Herein, Defense counsel’s actions do not amount to excusable neglect. Plaintiff has been unfairly prejudiced by the length of delay in the proceedings from defense counsel’s five Motions for Extensions of Time coupled with three additional requests made via email to Plaintiff’s counsel and it being six months since the filing of the Complaint with no progress made. And there has been no good faith by the Defendant, nor defense counsel, as no one has ever picked up the phone to explain the situation per Local Rule 7.1.

Simply put, Defense counsel’s 11th hour “mistake” cannot fly. For six months defense counsel represented to the Court and the parties that they represented the Medical Defendants. And once they filed the amended Notice of appearance, they waited another two months to say anything. This dilatory conduct should not be accepted. As such, the undersigned respectfully requests sanctions for having to respond to this frivolous motion.

More importantly, NCL and the Medical Defendants have intentionally violated this Honorable Court’s January 23, 2012, order regarding Jurisdictional discovery. NCL and the Medical Defendants failure to cooperate or participate in any discovery as required by this Honorable Court’s January 23, 2012 Order, should not be taken lightly by this Court. As such, for the unnecessary delay and needless litigation, Plaintiff requests that the Medical Defendants Motion to Dismiss for lack of Personal Jurisdiction be denied in its entirety.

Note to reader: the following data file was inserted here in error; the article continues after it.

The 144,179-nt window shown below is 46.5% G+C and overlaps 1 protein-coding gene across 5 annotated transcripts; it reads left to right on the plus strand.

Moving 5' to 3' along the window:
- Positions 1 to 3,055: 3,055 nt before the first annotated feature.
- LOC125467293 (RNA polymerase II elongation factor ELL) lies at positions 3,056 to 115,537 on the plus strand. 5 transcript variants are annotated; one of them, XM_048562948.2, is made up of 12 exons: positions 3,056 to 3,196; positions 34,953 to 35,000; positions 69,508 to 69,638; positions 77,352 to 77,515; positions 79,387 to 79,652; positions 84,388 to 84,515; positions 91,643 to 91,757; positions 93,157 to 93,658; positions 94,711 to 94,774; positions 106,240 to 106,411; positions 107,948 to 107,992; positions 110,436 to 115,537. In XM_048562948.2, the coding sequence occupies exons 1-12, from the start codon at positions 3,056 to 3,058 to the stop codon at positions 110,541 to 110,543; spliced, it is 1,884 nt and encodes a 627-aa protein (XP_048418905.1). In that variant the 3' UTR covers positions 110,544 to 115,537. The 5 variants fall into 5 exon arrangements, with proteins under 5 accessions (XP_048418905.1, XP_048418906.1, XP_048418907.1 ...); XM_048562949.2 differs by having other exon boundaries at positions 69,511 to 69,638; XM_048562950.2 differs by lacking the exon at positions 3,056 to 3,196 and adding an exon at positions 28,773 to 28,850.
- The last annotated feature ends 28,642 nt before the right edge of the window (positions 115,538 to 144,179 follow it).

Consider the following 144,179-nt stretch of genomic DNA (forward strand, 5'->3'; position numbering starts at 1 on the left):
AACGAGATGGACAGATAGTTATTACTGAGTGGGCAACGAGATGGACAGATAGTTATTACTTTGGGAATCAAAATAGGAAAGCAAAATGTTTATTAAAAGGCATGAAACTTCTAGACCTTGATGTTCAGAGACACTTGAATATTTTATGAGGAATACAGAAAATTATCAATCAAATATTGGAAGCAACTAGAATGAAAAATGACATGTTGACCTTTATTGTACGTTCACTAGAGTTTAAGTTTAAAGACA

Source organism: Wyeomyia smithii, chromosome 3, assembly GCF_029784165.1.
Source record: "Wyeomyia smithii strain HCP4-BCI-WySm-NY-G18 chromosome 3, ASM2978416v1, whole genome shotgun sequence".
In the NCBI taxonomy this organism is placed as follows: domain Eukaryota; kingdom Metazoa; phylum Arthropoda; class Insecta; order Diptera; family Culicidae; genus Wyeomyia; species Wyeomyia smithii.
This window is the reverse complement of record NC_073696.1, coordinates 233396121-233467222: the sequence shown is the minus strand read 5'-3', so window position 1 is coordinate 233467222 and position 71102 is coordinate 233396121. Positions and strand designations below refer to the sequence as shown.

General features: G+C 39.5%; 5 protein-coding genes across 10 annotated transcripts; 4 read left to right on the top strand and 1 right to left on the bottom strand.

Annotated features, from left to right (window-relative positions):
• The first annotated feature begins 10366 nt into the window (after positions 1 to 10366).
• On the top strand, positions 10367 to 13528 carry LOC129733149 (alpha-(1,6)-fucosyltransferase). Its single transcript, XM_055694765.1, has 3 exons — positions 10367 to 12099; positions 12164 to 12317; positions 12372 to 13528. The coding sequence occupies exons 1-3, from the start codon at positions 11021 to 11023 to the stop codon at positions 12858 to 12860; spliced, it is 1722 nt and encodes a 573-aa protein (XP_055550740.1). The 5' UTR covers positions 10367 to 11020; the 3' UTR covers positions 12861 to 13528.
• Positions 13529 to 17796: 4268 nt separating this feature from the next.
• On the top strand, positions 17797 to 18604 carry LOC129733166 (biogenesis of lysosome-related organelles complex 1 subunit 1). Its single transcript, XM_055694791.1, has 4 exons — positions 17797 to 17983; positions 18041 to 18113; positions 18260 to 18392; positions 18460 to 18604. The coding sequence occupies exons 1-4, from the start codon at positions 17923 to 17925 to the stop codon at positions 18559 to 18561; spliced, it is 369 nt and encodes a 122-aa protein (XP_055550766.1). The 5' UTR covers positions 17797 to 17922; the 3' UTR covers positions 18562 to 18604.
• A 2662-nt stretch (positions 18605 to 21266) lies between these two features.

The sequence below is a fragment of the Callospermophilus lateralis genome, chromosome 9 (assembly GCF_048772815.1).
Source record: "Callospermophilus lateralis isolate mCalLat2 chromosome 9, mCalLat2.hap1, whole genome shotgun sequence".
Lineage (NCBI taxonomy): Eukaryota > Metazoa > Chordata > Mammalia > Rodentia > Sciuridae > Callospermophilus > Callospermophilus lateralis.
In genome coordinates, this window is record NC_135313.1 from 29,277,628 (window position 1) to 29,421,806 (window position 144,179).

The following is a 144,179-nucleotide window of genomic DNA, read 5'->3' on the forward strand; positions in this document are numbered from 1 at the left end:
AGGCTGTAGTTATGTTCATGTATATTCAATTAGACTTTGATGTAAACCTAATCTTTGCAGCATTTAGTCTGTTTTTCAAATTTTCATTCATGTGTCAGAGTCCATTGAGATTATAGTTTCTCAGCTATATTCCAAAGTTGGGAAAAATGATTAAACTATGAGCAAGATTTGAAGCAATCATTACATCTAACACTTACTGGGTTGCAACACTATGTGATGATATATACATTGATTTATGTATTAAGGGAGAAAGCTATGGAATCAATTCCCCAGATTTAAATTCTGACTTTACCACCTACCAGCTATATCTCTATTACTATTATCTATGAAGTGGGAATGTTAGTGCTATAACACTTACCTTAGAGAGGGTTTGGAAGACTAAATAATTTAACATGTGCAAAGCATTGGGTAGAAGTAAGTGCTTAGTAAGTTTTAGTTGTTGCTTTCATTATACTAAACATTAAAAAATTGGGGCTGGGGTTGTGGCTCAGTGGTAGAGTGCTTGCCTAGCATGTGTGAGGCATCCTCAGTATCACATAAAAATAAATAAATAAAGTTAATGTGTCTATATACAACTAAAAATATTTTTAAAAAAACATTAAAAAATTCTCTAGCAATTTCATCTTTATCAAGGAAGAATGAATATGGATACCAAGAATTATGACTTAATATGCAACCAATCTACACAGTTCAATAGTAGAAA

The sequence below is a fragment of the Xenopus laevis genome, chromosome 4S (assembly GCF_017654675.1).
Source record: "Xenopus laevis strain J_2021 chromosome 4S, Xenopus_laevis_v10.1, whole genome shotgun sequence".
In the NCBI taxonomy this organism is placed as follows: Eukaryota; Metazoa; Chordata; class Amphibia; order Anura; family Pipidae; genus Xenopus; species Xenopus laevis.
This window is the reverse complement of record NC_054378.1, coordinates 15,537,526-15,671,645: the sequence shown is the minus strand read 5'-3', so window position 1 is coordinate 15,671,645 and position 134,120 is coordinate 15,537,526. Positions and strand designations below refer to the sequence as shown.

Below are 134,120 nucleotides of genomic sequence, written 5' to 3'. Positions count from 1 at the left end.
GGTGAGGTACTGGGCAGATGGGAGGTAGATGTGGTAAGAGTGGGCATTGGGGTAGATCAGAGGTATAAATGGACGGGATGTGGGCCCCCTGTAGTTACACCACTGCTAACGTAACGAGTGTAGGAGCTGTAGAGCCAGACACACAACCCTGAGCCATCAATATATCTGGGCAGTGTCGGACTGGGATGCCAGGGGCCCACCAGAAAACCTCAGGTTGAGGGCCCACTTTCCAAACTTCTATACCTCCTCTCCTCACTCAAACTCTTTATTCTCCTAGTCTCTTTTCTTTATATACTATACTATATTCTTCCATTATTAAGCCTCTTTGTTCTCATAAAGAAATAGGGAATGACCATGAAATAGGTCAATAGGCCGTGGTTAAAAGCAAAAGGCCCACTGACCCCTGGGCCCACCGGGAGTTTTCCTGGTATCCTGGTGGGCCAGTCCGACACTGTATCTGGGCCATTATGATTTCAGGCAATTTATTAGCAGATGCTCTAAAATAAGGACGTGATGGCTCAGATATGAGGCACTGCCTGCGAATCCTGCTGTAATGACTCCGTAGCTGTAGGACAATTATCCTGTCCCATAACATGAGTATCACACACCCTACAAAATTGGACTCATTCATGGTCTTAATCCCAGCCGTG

Further to this point, NCL’s Rule 26 disclosures listing the Medical Defendants name with a C/O of NCL’s Miami Headquarters shows that there is an agency relationship between them and there is nothing unfair or unreasonable about maintaining personal jurisdiction over the Medical Defendants in Miami, Florida. Failure to do anything other than harshly sanction NCL and the Medical Defendants for its dilatory, improper conduct is to reward its conduct.